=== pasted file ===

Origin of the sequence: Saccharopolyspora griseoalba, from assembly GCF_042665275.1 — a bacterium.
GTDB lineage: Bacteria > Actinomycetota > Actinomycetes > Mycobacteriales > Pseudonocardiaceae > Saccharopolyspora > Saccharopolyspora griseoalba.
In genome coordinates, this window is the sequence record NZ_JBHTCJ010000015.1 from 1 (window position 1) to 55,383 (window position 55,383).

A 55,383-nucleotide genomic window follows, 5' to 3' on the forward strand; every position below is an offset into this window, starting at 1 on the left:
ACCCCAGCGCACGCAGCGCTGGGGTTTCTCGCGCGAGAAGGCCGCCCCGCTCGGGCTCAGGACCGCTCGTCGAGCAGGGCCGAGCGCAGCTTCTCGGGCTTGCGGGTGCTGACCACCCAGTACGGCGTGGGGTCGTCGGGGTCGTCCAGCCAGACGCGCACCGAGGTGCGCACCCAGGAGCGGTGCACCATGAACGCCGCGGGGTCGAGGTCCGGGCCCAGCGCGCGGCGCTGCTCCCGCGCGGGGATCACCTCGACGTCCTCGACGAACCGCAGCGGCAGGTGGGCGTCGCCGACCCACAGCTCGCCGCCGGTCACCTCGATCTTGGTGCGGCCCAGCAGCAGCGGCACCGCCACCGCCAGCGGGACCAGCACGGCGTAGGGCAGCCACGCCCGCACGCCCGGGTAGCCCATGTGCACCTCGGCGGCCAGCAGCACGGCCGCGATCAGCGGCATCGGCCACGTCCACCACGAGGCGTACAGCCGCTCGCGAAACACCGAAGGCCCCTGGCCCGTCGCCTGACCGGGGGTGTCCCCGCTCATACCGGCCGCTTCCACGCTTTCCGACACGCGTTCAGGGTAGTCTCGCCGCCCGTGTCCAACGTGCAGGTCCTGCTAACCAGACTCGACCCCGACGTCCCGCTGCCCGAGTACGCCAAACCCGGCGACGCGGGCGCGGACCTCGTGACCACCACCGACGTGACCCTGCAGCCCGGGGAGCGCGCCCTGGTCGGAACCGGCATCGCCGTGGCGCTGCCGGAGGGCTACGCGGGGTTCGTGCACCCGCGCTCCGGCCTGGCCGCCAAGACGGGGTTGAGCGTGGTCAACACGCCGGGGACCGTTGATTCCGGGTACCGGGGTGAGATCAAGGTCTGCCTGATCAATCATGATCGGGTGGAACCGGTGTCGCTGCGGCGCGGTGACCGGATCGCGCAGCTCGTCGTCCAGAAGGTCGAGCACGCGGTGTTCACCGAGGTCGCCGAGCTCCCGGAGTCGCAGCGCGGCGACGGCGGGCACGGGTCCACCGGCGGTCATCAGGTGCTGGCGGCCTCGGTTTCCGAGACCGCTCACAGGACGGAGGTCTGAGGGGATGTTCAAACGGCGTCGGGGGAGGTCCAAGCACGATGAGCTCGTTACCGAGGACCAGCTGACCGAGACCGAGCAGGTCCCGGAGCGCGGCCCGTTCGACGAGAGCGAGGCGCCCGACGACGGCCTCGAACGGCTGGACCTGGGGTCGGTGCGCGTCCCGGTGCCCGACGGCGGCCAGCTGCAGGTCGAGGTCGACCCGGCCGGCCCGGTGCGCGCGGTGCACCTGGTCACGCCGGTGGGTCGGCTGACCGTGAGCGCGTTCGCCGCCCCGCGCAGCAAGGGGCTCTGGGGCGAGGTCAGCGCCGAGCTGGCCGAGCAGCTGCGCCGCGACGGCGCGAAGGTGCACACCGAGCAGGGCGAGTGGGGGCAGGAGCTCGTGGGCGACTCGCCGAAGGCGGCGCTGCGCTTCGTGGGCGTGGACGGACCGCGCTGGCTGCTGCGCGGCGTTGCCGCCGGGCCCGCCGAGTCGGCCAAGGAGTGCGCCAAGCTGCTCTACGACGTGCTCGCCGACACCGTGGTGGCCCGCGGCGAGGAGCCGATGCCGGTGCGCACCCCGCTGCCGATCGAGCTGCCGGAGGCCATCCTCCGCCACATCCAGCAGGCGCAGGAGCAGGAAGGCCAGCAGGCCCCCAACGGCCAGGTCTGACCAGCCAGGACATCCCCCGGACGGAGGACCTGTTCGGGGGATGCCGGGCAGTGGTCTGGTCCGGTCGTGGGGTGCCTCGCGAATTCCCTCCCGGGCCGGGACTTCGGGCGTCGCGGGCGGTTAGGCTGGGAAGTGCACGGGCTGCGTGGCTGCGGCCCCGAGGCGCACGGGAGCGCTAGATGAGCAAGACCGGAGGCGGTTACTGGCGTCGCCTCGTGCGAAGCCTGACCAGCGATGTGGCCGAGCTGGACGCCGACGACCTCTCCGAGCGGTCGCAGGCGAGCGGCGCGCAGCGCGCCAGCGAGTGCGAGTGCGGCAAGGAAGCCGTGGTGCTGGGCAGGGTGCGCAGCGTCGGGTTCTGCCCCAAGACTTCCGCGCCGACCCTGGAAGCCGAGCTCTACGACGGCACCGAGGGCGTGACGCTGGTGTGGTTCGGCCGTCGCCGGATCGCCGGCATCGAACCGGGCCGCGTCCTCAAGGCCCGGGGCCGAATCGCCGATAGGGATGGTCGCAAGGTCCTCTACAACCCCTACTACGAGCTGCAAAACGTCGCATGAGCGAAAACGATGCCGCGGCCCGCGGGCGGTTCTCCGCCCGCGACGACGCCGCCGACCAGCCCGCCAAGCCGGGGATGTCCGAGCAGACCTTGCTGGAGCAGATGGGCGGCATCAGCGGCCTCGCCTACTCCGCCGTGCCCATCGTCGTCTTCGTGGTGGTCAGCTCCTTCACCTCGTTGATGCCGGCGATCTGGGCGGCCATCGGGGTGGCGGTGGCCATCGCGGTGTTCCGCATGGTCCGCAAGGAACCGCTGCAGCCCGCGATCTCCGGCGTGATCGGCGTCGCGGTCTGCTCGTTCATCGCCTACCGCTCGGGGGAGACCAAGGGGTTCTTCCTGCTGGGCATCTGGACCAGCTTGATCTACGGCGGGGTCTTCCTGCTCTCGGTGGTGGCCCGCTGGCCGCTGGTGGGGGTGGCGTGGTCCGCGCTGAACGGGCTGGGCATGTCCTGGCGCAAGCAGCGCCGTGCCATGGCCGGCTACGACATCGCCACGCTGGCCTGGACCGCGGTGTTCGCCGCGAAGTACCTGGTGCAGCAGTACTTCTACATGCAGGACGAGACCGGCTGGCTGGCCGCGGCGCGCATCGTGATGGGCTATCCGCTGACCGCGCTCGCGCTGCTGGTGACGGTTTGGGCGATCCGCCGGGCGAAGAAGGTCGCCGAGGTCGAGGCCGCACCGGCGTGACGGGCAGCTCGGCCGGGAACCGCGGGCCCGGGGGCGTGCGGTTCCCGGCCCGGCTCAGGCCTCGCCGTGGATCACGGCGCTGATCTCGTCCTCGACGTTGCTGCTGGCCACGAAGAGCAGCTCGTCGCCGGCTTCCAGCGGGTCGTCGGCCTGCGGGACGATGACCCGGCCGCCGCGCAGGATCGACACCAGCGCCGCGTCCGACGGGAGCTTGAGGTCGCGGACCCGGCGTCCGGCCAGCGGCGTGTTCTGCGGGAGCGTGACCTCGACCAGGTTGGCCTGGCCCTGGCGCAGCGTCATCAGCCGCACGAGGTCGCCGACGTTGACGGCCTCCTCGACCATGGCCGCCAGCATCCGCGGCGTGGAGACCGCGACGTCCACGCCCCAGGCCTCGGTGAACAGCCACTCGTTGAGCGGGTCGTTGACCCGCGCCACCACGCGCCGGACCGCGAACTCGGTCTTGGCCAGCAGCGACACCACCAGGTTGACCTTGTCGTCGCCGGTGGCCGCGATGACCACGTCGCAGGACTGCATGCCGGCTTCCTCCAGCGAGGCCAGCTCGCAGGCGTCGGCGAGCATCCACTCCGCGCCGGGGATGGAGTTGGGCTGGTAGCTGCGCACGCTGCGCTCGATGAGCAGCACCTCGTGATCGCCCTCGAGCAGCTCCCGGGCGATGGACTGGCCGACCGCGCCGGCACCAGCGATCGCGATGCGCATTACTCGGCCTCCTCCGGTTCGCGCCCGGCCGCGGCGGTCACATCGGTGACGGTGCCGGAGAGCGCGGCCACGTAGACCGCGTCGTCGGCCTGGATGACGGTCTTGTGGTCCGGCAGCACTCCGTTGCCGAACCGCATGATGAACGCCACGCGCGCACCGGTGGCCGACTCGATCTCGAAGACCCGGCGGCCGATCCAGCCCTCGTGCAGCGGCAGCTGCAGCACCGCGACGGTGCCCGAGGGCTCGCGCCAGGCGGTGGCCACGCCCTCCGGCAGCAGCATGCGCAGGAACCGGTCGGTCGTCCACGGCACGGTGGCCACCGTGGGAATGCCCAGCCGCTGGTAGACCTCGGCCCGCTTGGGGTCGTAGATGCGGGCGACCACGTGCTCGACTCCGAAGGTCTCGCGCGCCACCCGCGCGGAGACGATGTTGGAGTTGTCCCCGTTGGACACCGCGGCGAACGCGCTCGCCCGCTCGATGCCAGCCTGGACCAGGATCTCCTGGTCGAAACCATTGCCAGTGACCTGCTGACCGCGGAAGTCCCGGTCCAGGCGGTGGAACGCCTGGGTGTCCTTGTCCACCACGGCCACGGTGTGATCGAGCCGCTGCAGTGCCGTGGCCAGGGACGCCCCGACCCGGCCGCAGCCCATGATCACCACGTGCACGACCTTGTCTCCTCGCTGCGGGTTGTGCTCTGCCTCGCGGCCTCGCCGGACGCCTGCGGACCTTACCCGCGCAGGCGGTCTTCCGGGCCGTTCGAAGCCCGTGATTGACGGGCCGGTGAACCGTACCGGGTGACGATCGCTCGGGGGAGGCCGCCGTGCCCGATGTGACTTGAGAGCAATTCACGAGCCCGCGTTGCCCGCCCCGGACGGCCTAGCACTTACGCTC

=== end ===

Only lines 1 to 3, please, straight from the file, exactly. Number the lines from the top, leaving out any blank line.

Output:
Origin of the sequence: Saccharopolyspora griseoalba, from assembly GCF_042665275.1 — a bacterium.
GTDB lineage: Bacteria > Actinomycetota > Actinomycetes > Mycobacteriales > Pseudonocardiaceae > Saccharopolyspora > Saccharopolyspora griseoalba.
In genome coordinates, this window is the sequence record NZ_JBHTCJ010000015.1 from 1 (window position 1) to 55,383 (window position 55,383).